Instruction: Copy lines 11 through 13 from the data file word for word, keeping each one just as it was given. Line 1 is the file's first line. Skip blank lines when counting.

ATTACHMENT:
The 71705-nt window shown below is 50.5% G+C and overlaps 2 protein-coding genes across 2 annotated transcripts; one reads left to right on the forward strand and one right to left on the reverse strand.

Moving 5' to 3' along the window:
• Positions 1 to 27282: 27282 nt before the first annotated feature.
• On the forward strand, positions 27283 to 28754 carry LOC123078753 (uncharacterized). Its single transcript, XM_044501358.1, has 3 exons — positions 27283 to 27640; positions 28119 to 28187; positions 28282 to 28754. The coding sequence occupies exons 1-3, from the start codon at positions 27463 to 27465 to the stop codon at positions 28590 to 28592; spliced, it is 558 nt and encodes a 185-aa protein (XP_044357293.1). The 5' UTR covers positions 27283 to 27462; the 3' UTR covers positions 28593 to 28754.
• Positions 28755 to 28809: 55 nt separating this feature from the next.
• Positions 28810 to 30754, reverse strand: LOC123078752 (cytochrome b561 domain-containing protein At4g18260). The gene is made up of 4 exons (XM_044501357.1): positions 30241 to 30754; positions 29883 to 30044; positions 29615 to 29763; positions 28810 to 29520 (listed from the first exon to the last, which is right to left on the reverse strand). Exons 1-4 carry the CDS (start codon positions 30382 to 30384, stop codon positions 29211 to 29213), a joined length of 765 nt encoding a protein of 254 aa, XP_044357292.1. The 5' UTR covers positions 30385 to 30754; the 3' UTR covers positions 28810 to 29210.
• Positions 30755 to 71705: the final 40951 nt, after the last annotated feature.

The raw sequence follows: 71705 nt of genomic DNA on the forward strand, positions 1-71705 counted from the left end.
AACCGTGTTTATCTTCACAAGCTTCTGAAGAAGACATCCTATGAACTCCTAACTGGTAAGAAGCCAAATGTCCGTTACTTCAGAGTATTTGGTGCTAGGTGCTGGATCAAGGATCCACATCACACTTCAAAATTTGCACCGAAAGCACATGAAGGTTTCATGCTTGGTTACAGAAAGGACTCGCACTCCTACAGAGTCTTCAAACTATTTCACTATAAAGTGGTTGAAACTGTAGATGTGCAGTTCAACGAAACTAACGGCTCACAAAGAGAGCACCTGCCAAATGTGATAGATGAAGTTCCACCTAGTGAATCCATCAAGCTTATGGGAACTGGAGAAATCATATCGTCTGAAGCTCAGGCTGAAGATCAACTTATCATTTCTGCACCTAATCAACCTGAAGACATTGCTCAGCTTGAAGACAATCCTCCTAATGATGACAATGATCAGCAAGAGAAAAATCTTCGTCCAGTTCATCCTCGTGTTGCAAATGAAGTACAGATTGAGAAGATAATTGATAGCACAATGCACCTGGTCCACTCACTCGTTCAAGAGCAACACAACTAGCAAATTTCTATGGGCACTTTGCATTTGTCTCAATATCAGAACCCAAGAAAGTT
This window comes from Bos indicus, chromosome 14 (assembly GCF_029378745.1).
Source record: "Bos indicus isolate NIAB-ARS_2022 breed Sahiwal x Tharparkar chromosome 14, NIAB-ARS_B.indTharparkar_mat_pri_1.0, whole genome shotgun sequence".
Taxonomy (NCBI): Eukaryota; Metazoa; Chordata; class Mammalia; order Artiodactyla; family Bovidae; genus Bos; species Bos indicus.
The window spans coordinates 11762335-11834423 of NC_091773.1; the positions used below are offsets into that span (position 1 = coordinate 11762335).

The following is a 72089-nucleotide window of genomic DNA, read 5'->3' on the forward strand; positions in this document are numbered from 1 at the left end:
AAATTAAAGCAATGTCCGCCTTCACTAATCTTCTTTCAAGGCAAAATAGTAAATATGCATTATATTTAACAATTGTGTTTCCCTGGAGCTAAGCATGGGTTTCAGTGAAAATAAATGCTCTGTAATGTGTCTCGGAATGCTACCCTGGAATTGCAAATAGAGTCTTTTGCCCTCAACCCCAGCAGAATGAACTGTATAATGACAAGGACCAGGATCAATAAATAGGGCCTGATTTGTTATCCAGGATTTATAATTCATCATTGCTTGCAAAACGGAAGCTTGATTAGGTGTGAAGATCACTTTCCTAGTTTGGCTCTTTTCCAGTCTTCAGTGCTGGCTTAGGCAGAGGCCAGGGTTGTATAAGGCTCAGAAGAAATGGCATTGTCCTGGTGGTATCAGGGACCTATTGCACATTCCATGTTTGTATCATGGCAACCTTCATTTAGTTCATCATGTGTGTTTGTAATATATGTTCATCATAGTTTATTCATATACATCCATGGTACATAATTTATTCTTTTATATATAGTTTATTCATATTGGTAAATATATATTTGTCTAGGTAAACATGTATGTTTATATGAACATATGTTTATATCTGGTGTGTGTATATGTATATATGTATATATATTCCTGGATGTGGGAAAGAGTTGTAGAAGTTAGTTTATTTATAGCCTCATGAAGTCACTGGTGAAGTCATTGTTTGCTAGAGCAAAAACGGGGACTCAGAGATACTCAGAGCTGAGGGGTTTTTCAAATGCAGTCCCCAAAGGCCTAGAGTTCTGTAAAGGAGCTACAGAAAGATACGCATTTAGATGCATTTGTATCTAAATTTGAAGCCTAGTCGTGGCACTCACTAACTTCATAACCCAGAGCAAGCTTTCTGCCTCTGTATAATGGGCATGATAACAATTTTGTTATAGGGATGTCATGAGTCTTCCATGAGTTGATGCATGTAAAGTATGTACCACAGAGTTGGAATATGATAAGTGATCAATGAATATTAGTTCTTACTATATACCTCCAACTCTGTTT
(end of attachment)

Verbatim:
Source record: "Bos indicus isolate NIAB-ARS_2022 breed Sahiwal x Tharparkar chromosome 14, NIAB-ARS_B.indTharparkar_mat_pri_1.0, whole genome shotgun sequence".
Taxonomy (NCBI): Eukaryota; Metazoa; Chordata; class Mammalia; order Artiodactyla; family Bovidae; genus Bos; species Bos indicus.
The window spans coordinates 11762335-11834423 of NC_091773.1; the positions used below are offsets into that span (position 1 = coordinate 11762335).